Mongolian Climate Studies

Mongolian Climate Studies:
History of an Extreme Climate

Current Studies
Dendro Fieldweek 2000
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Siberian Climate Studies
S.E. Asia Dendro
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Mini-Conference on
Mongolian Paleoclimatology and Environmental Research
Fall 2000

MATRIP: Mongolian-American Tree-RIng Project

MATRIP [pronounced /may-trip/] - a research collaboration between Mongolian and American scientists.

Mongolian Research Overview:

Mongolia possesses one of the most extreme continental climates in the world. Very little long-term climatic information is available for Mongolia. The dendroclimatic studies will determine:
1) if there is any evidence about climatic change in this relatively unknown, yet very important region

2) how it relates to larger-scale global changes.

We have initiated studies of Mongolian paleoclimate that includes temperature, precipitation and streamflow reconstructions. A map of Mongolia will give perspective on Mongolia's location within the Asiatic continent. [For a slightly better quality map, patience is required - >900K!]

Current Studies:

1) Central Mongolia surface temperatures for the past 1700 years.

This study shows unusual warming this century versus the previous 1000 years. It was published in Geophysical Research Letters in 2001 {see Publications below}.

2) An adaptation of a paper reporting the preliminary investigations of temperature and precipitation for central Mongolia is now available online.

3) Annual precipitation reconstruction from 1651 - 1996 for east-central Mongolia.

This study is currently in press. A picture of a typical tree at the site can be seen here!

4) Annual streamflow for the Kherlen River in eastern Mongolia.

This reconstruction (KRS) is currently in press. It was constructed using trees from the Urgun Nars and Zuun Mod [100 Trees] site.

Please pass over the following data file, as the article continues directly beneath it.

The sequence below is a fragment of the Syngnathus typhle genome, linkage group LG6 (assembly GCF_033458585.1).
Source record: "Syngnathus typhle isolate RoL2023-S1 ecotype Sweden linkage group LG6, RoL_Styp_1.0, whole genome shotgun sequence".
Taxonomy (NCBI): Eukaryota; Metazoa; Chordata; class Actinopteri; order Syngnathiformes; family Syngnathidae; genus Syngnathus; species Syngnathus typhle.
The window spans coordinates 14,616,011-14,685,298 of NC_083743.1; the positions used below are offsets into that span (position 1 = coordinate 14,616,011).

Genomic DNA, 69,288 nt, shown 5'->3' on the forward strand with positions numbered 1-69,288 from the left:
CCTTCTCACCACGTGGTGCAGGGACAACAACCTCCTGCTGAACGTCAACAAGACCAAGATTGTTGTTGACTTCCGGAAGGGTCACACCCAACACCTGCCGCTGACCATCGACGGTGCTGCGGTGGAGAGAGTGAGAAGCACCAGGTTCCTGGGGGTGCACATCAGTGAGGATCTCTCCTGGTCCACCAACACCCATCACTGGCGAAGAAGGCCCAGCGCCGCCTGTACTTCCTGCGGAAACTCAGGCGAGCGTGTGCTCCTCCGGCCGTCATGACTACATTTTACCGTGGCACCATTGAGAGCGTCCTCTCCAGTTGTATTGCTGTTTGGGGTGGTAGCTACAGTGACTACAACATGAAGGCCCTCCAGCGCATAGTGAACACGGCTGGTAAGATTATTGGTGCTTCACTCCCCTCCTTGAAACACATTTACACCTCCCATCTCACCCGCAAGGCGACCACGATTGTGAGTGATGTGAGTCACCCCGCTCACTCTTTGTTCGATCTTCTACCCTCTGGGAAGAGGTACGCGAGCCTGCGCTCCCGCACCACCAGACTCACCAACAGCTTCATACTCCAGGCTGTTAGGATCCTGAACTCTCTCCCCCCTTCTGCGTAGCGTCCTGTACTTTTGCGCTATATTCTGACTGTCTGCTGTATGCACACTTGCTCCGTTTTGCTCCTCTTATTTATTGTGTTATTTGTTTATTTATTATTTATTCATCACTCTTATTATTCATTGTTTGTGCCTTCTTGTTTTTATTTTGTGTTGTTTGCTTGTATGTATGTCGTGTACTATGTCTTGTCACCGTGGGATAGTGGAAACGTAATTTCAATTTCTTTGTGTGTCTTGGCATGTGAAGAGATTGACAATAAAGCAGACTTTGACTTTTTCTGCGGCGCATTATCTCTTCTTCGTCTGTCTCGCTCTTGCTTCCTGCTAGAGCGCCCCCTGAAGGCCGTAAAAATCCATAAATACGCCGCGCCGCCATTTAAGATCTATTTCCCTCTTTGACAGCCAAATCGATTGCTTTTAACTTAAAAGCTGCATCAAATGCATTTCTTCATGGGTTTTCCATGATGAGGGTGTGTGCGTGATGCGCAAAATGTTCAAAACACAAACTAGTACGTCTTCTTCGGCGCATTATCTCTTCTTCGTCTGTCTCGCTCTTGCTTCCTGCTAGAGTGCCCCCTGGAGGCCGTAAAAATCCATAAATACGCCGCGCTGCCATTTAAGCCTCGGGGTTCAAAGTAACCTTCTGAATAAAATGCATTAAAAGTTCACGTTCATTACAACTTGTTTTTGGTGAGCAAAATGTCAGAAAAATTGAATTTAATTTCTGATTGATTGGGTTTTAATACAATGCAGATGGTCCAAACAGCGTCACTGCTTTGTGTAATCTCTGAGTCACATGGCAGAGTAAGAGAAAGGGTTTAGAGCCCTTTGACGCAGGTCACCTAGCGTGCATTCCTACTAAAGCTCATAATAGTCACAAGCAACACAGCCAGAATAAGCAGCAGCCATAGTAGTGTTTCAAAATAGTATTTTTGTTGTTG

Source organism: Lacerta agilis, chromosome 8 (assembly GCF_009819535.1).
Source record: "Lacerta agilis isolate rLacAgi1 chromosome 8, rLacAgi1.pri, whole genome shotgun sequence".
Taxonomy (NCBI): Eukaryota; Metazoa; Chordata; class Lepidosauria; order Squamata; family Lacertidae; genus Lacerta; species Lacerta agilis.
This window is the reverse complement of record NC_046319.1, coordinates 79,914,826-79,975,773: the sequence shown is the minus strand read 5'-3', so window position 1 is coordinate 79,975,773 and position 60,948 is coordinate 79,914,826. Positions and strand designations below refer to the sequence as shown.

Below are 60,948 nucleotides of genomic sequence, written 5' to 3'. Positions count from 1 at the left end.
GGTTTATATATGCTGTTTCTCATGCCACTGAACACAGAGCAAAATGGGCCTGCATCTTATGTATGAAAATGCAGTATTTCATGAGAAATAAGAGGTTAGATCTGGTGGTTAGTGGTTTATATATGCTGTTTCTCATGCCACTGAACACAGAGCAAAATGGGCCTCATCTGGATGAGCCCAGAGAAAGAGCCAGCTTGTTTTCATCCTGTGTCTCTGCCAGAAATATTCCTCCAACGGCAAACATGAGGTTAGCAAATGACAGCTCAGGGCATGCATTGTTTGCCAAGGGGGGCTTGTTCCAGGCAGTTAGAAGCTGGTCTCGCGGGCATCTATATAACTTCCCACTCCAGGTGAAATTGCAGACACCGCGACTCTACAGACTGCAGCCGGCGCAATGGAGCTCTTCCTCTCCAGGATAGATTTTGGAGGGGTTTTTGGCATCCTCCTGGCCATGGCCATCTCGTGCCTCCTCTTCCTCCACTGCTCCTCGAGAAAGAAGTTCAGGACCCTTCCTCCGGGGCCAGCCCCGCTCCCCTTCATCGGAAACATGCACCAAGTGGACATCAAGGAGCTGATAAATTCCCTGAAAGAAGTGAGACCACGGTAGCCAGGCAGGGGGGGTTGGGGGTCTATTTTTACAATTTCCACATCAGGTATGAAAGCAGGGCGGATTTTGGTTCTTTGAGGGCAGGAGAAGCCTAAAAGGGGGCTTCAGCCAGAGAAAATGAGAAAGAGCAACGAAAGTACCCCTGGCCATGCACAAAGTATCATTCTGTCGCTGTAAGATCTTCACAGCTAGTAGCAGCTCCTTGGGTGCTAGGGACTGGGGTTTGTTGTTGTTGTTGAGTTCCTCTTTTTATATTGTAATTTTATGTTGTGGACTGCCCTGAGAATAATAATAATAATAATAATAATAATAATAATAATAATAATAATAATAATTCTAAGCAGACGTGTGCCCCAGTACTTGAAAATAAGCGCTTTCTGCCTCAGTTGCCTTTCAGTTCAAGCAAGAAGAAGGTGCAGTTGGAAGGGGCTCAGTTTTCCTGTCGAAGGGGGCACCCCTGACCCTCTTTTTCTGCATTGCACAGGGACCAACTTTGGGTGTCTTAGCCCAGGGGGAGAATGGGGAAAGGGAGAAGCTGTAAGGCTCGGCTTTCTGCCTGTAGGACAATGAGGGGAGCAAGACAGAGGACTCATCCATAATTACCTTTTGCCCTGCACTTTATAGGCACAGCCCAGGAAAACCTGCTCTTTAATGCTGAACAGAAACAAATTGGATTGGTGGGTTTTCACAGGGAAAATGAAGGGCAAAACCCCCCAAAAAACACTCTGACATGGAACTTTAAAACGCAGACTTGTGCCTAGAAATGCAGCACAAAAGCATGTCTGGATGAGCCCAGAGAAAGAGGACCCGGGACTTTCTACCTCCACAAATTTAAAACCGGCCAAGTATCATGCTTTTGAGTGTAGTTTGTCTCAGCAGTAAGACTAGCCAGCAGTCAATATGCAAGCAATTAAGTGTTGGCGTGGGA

Continuing Studies:

We have recently made collections from western Mongolia. An exciting discovery is the sampling of a Siberian larch over 700 years old. This tree was alive when Mongolia ruled much of the Asian continent under Khublai Khaan!

We will continue to build a network of tree-ring sites to further explore climate characteristics within the region of Mongolia.

Some publications about or using our Mongolian tree-ring work:
* = used MATRIP data

Selected Presentations:

  • Nachin, B., G.C. Jacoby, N. Pederson, R.D. DŐArrigo, B.M. Buckley, C. Dugarjav, R. Mijiddorj, Dendroclimatic studies in Mongolia: the MATRIP project. IntŐl. Conf. on Dendrochronology for the Third Millennium, Mendoza, Argentina April 2000.

  • Pederson, N., G.C. Jacoby, R.D. DŐArrigo, B. Nachin, D. Frank, B.M. Buckley, C. Dugarjav, R. Mijiddorj, Temperature fluctuations over the past 1000 years in western Mongolia. for International Conference on Dendrochronology for the Third Millennium, Mendoza, Argentina April 2000.

  • Pederson, N.: Climate Change from a Tree's Perspective. Fairbank Science Museum & Planetarium, St. Johnsbury, VT. Annual Weather Program Series. March 12, 1999.

  • Buckley, B, G. Jacoby, R. D'Arrigo, N. Pederson, Ch. Dugarjav, R. Mijiddorj, 1998. Recent tree-ring paleoclimate investigations in Mongolia, at School Seminars on Natural Sciences Methods and Applications, Ulaanbaatar, Mongolia, August, 1998.

  • Pederson, N., B. Buckley, G. Jacoby, R. D'Arrigo, Ch Dugarjav, R. Mijiddorj, 1998. Precipitation and streamflow in Mongolia based on tree-ring paleoclimate investigations, at School Seminars on Natural Sciences Methods and Applications, Ulaanbaatar, Mongolia, August, 1998.

  • Jacoby, G.C.: Principles of Dendroclimatology, Seminar at National University of Mongolia, Ulaanbaatar, August 1997.

  • Buckley, B.M.: Dendroclimatology in Australasia, Seminar at National University of Mongolia, Ulaanbaatar, August 1997.

  • Jacoby, G.C.: Dendrochronology in Mongolia, Seminar at the Institute of Biological Sciences, Mongolian Academy of Sciences, August 1997.

  • Jacoby, G.C.: Tree-Ring Studies in Mongolia, at the Science Planning Workshop for Mongolian-American Research Initiative, Seabrook, South Carolina, October, 1995.

Other Products:

28 sites have been sampled to date. One in particular, Sologotyin Davaa (SolDav; formerly called Tarvagatay Mts.), has been used by ourselves and others in reconstructions and analyses of large-scale to hemispheric temperature variations over the past four centuries.


This material is based upon work supported by the National Science Foundation under Grant No. ATM98-09230 and by the North Atlantic Treaty Organization (NATO)
Any opinions, findings and conclusions or recomendations expressed in this material are those of the authors(s) and do not neccessarily reflect the views of the National Science Foundation (NSF)

Tree-Ring Laboratory
LDEO of Columbia Univ.
Route 9W
Palisades, NY 10964
Voice: (845) 365-8517
Fax: (845) 365-8152

Last Updated: March, 2002 (Neil)